Transitions… I feel as if I'm moving through a new one I hadn't considered before.
Last week, my "baby" --the youngest of my three daughters -- got married, following in her sisters' footsteps. It was a moment we had long anticipated, encouraged, hoped for, and-- finally-- celebrated.

Yay!  And yet….

While I might have been kidding myself to think that I was her confidante and adviser-in-all-things-about-life, I now suddenly realize that she has moved on to someone who can do it better and longer. If, God willing, the course of life proceeds as it should, he will be there for her when I am not.

It is a joyful, yet sobering passage. It's one thing to "retire" from a longtime career and plunge into the "next great thing," with expectations of many years of fulfillment ahead. It's another to warily eye the future and know that those years are becoming fewer. 

As my mother used to say, “You laugh with one eye and cry with the other.”

There’s a tradition, I’m told, of crowning the mother when her last child is married. Does it celebrate the ascendance, finally, to a place of governance and wisdom? Or does it mark some brilliance in the accomplishment of marrying off all the daughters?  Or is it more like that old TV show, “Queen for a Day,” where typically the woman who was crowned and showered with prizes was living a hard-luck life. (Now, realize, that I love my daughters, but raising them has not come totally free of angst and worry.) Here’s another old saying: “You’re only as happy as your saddest child.” I’ve had a few(fortunately, very few) sad days.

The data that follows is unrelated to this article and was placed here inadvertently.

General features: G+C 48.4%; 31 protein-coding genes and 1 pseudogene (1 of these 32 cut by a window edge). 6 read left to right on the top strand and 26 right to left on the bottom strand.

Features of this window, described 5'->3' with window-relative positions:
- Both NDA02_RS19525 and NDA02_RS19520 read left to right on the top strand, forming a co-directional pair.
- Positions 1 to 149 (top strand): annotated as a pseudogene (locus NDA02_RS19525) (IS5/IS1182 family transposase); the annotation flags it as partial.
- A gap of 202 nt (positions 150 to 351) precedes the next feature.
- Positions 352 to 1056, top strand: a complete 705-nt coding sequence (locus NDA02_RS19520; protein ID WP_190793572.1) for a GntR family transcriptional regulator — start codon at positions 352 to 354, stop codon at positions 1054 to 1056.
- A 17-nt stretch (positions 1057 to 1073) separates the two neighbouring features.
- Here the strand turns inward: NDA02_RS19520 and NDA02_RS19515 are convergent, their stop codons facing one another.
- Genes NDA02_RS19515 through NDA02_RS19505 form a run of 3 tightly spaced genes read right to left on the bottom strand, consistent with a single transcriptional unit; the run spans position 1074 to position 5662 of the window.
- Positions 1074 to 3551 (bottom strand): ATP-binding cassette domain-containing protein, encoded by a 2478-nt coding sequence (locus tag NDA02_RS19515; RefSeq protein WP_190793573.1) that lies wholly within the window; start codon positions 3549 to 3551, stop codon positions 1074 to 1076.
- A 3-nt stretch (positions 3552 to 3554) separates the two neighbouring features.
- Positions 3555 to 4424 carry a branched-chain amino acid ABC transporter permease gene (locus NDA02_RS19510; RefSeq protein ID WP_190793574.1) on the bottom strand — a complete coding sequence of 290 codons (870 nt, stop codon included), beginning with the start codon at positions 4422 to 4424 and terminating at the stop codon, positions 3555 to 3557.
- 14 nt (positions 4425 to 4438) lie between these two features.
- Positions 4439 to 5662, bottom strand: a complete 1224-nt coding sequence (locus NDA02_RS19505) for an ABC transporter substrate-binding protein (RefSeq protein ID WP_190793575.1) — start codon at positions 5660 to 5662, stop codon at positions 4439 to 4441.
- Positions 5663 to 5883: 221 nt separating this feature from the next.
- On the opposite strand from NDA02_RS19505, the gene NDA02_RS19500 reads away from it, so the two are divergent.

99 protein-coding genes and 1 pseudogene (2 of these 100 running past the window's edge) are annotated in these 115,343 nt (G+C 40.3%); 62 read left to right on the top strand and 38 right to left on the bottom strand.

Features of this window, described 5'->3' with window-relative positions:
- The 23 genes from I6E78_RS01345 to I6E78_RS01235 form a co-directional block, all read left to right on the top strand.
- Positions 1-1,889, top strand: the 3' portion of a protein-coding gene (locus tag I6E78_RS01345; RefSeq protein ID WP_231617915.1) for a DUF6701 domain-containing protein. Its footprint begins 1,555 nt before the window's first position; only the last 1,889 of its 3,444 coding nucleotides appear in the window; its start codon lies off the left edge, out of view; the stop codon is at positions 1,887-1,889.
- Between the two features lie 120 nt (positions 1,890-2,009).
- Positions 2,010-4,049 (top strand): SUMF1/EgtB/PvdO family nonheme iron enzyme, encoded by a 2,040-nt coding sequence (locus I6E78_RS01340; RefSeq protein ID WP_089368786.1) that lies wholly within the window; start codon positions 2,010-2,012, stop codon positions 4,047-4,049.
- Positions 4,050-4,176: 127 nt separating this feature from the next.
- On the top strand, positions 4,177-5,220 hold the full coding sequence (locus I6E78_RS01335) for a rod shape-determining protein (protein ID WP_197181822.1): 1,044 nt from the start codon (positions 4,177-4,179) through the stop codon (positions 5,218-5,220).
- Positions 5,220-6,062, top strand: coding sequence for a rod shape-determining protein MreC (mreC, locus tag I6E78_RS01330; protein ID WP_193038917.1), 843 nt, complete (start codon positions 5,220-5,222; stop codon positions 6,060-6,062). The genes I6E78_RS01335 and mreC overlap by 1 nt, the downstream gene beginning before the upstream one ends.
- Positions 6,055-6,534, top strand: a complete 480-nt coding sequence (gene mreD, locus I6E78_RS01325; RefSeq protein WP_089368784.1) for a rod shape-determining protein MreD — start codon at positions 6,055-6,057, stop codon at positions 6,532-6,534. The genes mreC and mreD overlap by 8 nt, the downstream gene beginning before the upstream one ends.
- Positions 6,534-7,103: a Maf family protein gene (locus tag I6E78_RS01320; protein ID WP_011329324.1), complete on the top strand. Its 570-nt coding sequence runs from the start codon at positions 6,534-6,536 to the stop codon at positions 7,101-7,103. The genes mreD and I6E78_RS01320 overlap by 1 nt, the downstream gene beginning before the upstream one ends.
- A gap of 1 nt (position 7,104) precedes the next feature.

At the moment, though, with the newlyweds on their honeymoon, and the other daughters deep into their marriages, careers and  children of their own, I am free to walk my kingdom – or queendom – in whatever direction I wish to go, for as long as I am able.  The umbilical cord is cut.

Well, knowing me, I should qualify that.






Tuesday, May 6, 2014

Polio: A Journalist's Frustration; The World's Failure

Polio leaves victims as beggars. Photo by Peter Tobia